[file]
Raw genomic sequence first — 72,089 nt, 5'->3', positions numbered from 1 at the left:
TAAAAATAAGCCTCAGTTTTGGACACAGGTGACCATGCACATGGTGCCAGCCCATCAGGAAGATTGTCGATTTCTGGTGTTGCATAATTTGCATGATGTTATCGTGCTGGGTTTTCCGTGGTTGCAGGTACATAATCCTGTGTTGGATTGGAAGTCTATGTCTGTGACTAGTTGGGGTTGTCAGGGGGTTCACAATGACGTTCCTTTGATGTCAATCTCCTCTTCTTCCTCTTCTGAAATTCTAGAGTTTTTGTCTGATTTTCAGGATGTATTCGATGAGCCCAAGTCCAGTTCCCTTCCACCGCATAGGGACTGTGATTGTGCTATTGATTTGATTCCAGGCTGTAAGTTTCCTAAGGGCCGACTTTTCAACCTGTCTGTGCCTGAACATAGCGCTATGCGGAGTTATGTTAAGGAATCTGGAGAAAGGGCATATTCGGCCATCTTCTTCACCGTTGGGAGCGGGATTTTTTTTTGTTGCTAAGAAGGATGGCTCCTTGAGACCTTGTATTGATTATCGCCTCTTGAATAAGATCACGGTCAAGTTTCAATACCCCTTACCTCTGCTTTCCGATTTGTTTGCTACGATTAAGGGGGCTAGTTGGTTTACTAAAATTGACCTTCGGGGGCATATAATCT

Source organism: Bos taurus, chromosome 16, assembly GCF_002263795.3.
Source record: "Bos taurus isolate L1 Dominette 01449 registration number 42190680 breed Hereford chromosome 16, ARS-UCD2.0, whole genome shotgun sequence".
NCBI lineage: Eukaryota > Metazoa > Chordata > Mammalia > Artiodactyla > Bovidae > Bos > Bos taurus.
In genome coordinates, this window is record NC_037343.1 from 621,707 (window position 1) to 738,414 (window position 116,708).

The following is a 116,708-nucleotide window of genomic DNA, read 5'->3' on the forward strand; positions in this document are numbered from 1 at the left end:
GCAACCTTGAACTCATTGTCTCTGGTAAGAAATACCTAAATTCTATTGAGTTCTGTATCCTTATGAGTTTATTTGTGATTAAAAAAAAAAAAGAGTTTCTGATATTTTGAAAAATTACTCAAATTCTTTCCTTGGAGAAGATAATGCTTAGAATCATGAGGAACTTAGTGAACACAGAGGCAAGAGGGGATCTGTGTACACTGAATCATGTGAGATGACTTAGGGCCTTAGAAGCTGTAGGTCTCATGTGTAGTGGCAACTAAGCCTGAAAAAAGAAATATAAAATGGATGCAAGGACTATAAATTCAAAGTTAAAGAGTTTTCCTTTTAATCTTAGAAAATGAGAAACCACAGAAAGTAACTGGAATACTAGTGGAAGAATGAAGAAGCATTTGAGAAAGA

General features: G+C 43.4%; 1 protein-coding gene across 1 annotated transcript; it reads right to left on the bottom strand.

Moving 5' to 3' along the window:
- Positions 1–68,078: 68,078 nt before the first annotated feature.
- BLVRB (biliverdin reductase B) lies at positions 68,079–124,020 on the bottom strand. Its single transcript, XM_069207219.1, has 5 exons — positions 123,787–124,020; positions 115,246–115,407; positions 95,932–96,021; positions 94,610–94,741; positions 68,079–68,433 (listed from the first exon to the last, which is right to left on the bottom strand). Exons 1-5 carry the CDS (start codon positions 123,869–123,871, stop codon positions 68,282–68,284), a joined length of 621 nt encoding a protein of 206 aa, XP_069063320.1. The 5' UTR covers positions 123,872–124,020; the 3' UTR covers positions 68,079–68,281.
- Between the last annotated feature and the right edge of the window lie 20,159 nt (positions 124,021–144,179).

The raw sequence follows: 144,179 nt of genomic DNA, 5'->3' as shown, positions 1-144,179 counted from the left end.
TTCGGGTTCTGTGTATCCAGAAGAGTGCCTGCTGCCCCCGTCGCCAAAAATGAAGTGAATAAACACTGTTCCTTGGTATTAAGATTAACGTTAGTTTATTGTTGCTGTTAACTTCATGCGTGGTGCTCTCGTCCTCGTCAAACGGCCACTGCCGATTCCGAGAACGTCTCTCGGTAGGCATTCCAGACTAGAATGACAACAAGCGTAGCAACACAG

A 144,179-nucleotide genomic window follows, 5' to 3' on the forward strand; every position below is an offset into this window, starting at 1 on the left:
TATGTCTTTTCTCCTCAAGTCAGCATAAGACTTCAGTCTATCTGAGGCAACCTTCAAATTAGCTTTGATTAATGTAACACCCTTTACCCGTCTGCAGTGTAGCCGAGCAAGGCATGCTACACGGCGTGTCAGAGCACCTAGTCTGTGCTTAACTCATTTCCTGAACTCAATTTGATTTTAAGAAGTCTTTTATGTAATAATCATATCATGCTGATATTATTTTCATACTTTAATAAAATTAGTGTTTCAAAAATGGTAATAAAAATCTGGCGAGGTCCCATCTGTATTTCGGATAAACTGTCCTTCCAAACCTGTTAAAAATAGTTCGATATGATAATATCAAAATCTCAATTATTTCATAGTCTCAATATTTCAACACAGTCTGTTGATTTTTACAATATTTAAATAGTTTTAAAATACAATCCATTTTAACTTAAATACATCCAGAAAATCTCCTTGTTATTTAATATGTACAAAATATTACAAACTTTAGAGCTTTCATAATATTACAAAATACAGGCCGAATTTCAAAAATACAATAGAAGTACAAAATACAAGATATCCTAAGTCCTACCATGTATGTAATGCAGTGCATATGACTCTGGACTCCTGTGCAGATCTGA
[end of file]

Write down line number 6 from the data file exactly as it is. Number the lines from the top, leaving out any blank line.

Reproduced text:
In genome coordinates, this window is record NC_037343.1 from 621,707 (window position 1) to 738,414 (window position 116,708).